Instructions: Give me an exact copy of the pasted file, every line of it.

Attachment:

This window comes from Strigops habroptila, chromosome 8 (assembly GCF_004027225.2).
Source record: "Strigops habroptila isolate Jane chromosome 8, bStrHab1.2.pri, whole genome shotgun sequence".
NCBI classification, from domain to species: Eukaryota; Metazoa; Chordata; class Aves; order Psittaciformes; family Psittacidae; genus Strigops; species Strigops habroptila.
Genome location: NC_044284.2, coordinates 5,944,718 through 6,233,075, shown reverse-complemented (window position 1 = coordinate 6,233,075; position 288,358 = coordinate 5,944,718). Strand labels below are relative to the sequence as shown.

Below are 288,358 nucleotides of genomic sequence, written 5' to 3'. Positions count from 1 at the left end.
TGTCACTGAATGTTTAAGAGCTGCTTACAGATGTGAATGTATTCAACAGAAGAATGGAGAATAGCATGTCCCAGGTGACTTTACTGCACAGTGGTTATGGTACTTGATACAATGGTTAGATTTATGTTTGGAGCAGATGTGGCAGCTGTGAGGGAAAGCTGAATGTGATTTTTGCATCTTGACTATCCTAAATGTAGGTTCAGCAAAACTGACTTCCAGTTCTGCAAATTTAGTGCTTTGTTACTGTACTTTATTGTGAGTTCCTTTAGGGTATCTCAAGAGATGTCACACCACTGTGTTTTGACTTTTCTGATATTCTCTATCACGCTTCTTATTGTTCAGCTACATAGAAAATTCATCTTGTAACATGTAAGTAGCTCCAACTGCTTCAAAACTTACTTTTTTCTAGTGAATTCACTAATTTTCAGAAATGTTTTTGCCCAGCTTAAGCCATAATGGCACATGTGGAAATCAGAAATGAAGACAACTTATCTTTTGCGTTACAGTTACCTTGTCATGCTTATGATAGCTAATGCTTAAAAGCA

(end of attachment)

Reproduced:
This window comes from Strigops habroptila, chromosome 8 (assembly GCF_004027225.2).
Source record: "Strigops habroptila isolate Jane chromosome 8, bStrHab1.2.pri, whole genome shotgun sequence".
NCBI classification, from domain to species: Eukaryota; Metazoa; Chordata; class Aves; order Psittaciformes; family Psittacidae; genus Strigops; species Strigops habroptila.
Genome location: NC_044284.2, coordinates 5,944,718 through 6,233,075, shown reverse-complemented (window position 1 = coordinate 6,233,075; position 288,358 = coordinate 5,944,718). Strand labels below are relative to the sequence as shown.

Below are 288,358 nucleotides of genomic sequence, written 5' to 3'. Positions count from 1 at the left end.
TGTCACTGAATGTTTAAGAGCTGCTTACAGATGTGAATGTATTCAACAGAAGAATGGAGAATAGCATGTCCCAGGTGACTTTACTGCACAGTGGTTATGGTACTTGATACAATGGTTAGATTTATGTTTGGAGCAGATGTGGCAGCTGTGAGGGAAAGCTGAATGTGATTTTTGCATCTTGACTATCCTAAATGTAGGTTCAGCAAAACTGACTTCCAGTTCTGCAAATTTAGTGCTTTGTTACTGTACTTTATTGTGAGTTCCTTTAGGGTATCTCAAGAGATGTCACACCACTGTGTTTTGACTTTTCTGATATTCTCTATCACGCTTCTTATTGTTCAGCTACATAGAAAATTCATCTTGTAACATGTAAGTAGCTCCAACTGCTTCAAAACTTACTTTTTTCTAGTGAATTCACTAATTTTCAGAAATGTTTTTGCCCAGCTTAAGCCATAATGGCACATGTGGAAATCAGAAATGAAGACAACTTATCTTTTGCGTTACAGTTACCTTGTCATGCTTATGATAGCTAATGCTTAAAAGCA